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Noah, the movie--my two cents worth...

Just returned from seeing the movie, Noah.

Honestly, it made me think. It made me think a lot. And I like that part about it, though at times it made me uncomfortable. Of course, I'd read the reviews and knew that it is supposedly not an accurate story, but in all fairness, it never claimed to be. It did bother me that I saw a whole lot of innocent sheep filing into the theater unaware, then filing out dazed and stunned at the end, obviously shaken up. I even warned a young Mexican father he might not want to take his little kids in. He thanked me and went to tell his wife, but she outvoted him (which is ironic considering the story line of the movie...)

Well, at least I tried. It was up to them to read about it and just not assume that it was a Christian story, because no, this is not the story you heard in Sunday School. But how many people don't have access to the internet or even read well, and were unprepared.

But that is another matter. In the long run it's a story, plain and simple, albeit one that is graphic and supernatural. Even so, it is a story with a powerful message. In fact, it is a contemporary allegory, not a historical movie at all and in order to appreciate it on any level you are going to have to understand that from the start. Children and some teens won't get that. You'll have to be your own judge.

First clue: it is set in a post-apocalyptic world where the "descendents of Cain" have destroyed cities and where technology was said to be advanced. Why do we know this? Because Noah says this in his opening narrative. The visual clues are that the characters are dressed in rags of contemporary dress, not the robes and sandals of ancient tribes. That tells the viewer right away this is not the historical, scriptural version told in the Christian tradition.

Another clue: the cinematography is surreal, the photography dream-like. The set is unrealistically barren, a vision of Hell. The characters use a fiery metal substance they dig out of the ground that glows (a symbol of how the discovery of fire and metals changed the world, and how greed fueled that fire).

By the way, I just didn't see the environmental hype that I'd read in reviews. Sure, Noah thought nature was good and man was evil, and that the Creator wanted a world without mankind in it. But in the end (spoiler alert) he comes to realize that man contains both, not one or the other and that each and every day we have to make the choice which to follow. It is us who chooses whether or not mankind survives. In the end, love is what we must choose.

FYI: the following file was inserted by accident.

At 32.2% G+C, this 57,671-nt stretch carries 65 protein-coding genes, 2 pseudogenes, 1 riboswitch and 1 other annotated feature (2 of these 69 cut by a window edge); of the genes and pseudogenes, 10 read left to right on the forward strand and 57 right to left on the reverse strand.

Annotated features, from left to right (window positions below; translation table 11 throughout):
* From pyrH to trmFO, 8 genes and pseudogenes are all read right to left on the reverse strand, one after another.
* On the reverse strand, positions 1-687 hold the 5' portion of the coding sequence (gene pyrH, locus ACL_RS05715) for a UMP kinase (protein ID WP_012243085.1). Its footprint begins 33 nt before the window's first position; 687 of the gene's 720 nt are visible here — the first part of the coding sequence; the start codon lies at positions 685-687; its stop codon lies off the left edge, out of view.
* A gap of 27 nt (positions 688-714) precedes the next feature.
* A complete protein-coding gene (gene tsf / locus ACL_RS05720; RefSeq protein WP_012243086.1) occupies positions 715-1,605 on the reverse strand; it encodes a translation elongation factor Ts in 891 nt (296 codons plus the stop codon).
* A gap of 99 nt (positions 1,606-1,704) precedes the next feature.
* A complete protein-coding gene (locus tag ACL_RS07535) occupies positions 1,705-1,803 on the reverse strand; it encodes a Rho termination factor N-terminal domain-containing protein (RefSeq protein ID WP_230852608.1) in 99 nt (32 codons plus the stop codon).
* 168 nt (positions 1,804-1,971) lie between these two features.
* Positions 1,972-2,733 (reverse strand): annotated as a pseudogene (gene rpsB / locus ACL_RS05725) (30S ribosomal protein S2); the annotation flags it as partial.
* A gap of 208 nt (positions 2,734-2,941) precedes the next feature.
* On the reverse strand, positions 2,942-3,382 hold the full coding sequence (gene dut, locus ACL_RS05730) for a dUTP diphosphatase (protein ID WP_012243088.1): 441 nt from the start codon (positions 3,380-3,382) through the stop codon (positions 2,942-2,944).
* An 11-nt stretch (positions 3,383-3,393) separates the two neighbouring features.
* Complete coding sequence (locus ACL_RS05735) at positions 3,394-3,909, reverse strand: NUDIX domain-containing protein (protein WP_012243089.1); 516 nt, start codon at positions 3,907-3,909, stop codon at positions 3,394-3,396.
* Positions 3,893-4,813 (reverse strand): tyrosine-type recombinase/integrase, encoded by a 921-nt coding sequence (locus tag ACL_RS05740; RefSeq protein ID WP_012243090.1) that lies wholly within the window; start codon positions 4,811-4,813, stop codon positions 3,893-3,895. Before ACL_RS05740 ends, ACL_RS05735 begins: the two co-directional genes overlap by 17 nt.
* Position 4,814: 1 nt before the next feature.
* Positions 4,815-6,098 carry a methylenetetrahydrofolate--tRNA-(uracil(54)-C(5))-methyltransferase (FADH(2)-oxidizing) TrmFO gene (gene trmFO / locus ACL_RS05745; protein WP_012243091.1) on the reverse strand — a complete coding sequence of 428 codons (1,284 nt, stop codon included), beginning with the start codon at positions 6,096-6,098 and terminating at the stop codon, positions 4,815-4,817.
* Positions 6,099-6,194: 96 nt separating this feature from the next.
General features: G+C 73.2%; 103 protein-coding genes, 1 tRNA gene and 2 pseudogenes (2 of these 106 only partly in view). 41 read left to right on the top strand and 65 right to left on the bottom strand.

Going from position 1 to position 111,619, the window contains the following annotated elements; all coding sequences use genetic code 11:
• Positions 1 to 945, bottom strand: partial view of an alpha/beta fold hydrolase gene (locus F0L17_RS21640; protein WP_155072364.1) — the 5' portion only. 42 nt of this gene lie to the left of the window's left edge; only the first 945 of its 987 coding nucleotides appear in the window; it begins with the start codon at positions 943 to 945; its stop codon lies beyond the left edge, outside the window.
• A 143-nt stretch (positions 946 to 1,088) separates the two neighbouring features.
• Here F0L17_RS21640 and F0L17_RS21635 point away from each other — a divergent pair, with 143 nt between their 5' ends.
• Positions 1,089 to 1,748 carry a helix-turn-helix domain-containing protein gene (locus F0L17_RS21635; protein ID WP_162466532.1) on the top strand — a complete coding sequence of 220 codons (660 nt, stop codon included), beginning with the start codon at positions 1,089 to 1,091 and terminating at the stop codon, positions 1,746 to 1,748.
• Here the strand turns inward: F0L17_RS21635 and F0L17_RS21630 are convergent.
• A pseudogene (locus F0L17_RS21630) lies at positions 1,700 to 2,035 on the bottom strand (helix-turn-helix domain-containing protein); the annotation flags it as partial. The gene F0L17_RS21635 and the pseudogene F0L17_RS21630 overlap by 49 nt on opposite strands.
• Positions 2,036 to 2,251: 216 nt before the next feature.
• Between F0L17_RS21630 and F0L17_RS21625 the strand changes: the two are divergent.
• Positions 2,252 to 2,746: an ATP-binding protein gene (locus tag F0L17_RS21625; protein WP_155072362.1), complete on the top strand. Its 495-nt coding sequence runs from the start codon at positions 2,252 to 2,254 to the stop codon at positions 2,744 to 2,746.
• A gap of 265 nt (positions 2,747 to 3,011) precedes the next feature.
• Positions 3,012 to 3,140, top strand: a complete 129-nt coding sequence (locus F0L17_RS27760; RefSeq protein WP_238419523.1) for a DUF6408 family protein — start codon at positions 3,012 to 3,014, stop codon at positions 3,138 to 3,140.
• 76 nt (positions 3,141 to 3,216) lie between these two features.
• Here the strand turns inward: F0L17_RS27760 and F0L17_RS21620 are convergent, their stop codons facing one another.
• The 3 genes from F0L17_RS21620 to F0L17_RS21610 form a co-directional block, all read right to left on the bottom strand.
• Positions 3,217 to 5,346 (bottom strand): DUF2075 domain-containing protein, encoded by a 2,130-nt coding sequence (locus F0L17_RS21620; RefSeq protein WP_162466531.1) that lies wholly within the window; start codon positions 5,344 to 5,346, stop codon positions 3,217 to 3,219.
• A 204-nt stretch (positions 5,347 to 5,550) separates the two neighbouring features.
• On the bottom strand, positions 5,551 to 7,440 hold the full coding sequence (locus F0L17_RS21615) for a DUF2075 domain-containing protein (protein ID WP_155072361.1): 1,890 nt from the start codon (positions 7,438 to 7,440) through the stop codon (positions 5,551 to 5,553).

Now yes, there were some wild aspects that I didn't care for, largely for the teens and Transformers generation, I think. The Watchers were silly. There could have been much better ways of portraying the fallen angels sent to the world in the beginning. But there's some pretty wild stuff in the Biblical version too if you truly read it.

As for the violence? In the Old Testament that I read God is not painted as a loving, caring old man in the sky like we are told in Sunday School. The God of the Old Testament strikes people dead, orders Abraham to sacrifice his own child, sets wild animals on disobedient children, and orders the Israelites to kill women and children on a regular basis.

Christians don't like to talk about this because they can't explain it.They prefer a fairy tale where God takes care of His children and all is right with the world.

This is the truth. God does take care of His children and all IS right with the world, but He uses us to do it, and we must make that choice every day. In the end this is what the movie said to me.

But I get that others won't like it. Half of my family didn't and that's okay. Maybe I'm just too liberal. Maybe I'm just too rebellious.

But maybe its because I see a lot of evil on a daily basis and that makes me appreciate a story that makes me think about it more in depth. I also work with a lot of people who've been damaged by those who call themselves Christians and the church as a religious institution, people damaged like I was.

I for one find movies or books which aren't afraid to make me think or challenge my faith refreshing. Of course, for that reason a lot of the time I don't fit in the Christian community, because it seems to me that most Christians want only a sanitized version of the faith.

Now, I get that this is the same director who made The Black Swan. I hated The Black Swan, by the way. It disturbed me profoundly. I wish I hadn't seen it. But as a therapist I can accept that the depravity and mental illness portrayed in it was very real and unfortunately accurate.

That was an allegorical tale too by the way.

Its dangerous when we take these films too literally. We lose sight of the fact that the truth is in the message, not in the details. But then again, I'm not one that reads the Bible and interprets it literally either, at least not the Old Testament. I've seen way to much pain and suffering caused by that stance. You know, all that "eye for an eye" stuff...

But that's just my two cents worth. Feel free to disagree.

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